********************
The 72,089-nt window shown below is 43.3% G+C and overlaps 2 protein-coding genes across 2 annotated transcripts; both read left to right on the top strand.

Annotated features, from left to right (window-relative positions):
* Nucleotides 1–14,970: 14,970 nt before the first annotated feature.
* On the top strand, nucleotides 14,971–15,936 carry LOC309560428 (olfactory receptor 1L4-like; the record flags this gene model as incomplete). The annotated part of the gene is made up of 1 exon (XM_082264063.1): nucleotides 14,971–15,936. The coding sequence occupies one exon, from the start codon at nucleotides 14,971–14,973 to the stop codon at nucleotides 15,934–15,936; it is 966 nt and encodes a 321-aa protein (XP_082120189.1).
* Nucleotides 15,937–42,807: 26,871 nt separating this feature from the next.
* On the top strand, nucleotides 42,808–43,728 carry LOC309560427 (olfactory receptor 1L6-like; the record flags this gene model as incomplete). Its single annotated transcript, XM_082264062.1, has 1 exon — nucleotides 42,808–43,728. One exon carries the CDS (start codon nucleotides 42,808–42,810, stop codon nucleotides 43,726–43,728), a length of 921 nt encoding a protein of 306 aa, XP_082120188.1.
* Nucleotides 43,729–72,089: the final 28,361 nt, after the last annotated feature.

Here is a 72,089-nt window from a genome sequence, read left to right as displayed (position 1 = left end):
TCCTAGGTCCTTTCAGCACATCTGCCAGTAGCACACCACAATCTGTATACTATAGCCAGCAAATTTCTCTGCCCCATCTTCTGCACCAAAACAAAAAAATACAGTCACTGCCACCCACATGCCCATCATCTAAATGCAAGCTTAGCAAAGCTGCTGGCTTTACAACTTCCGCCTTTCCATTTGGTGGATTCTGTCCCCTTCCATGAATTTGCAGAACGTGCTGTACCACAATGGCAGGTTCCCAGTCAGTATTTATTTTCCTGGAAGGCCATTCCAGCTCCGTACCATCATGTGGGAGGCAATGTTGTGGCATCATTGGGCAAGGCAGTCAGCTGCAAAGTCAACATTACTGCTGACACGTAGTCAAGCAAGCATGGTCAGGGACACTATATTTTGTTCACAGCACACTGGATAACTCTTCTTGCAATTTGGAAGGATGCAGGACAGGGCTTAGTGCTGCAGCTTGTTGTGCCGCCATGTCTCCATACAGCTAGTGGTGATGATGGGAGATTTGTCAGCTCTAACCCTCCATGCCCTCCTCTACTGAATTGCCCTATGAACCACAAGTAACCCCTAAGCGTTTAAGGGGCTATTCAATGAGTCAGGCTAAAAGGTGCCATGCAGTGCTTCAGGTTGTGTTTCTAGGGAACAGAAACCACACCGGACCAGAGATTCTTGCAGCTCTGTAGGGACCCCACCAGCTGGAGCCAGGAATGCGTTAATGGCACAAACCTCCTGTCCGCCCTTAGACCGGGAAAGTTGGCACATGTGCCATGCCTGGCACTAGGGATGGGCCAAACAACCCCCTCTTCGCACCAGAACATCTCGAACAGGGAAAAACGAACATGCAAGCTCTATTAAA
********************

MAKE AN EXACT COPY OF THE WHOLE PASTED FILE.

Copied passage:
The 72,089-nt window shown below is 43.3% G+C and overlaps 2 protein-coding genes across 2 annotated transcripts; both read left to right on the top strand.

Annotated features, from left to right (window-relative positions):
* Nucleotides 1–14,970: 14,970 nt before the first annotated feature.
* On the top strand, nucleotides 14,971–15,936 carry LOC309560428 (olfactory receptor 1L4-like; the record flags this gene model as incomplete). The annotated part of the gene is made up of 1 exon (XM_082264063.1): nucleotides 14,971–15,936. The coding sequence occupies one exon, from the start codon at nucleotides 14,971–14,973 to the stop codon at nucleotides 15,934–15,936; it is 966 nt and encodes a 321-aa protein (XP_082120189.1).
* Nucleotides 15,937–42,807: 26,871 nt separating this feature from the next.
* On the top strand, nucleotides 42,808–43,728 carry LOC309560427 (olfactory receptor 1L6-like; the record flags this gene model as incomplete). Its single annotated transcript, XM_082264062.1, has 1 exon — nucleotides 42,808–43,728. One exon carries the CDS (start codon nucleotides 42,808–42,810, stop codon nucleotides 43,726–43,728), a length of 921 nt encoding a protein of 306 aa, XP_082120188.1.
* Nucleotides 43,729–72,089: the final 28,361 nt, after the last annotated feature.

Here is a 72,089-nt window from a genome sequence, read left to right as displayed (position 1 = left end):
TCCTAGGTCCTTTCAGCACATCTGCCAGTAGCACACCACAATCTGTATACTATAGCCAGCAAATTTCTCTGCCCCATCTTCTGCACCAAAACAAAAAAATACAGTCACTGCCACCCACATGCCCATCATCTAAATGCAAGCTTAGCAAAGCTGCTGGCTTTACAACTTCCGCCTTTCCATTTGGTGGATTCTGTCCCCTTCCATGAATTTGCAGAACGTGCTGTACCACAATGGCAGGTTCCCAGTCAGTATTTATTTTCCTGGAAGGCCATTCCAGCTCCGTACCATCATGTGGGAGGCAATGTTGTGGCATCATTGGGCAAGGCAGTCAGCTGCAAAGTCAACATTACTGCTGACACGTAGTCAAGCAAGCATGGTCAGGGACACTATATTTTGTTCACAGCACACTGGATAACTCTTCTTGCAATTTGGAAGGATGCAGGACAGGGCTTAGTGCTGCAGCTTGTTGTGCCGCCATGTCTCCATACAGCTAGTGGTGATGATGGGAGATTTGTCAGCTCTAACCCTCCATGCCCTCCTCTACTGAATTGCCCTATGAACCACAAGTAACCCCTAAGCGTTTAAGGGGCTATTCAATGAGTCAGGCTAAAAGGTGCCATGCAGTGCTTCAGGTTGTGTTTCTAGGGAACAGAAACCACACCGGACCAGAGATTCTTGCAGCTCTGTAGGGACCCCACCAGCTGGAGCCAGGAATGCGTTAATGGCACAAACCTCCTGTCCGCCCTTAGACCGGGAAAGTTGGCACATGTGCCATGCCTGGCACTAGGGATGGGCCAAACAACCCCCTCTTCGCACCAGAACATCTCGAACAGGGAAAAACGAACATGCAAGCTCTATTAAA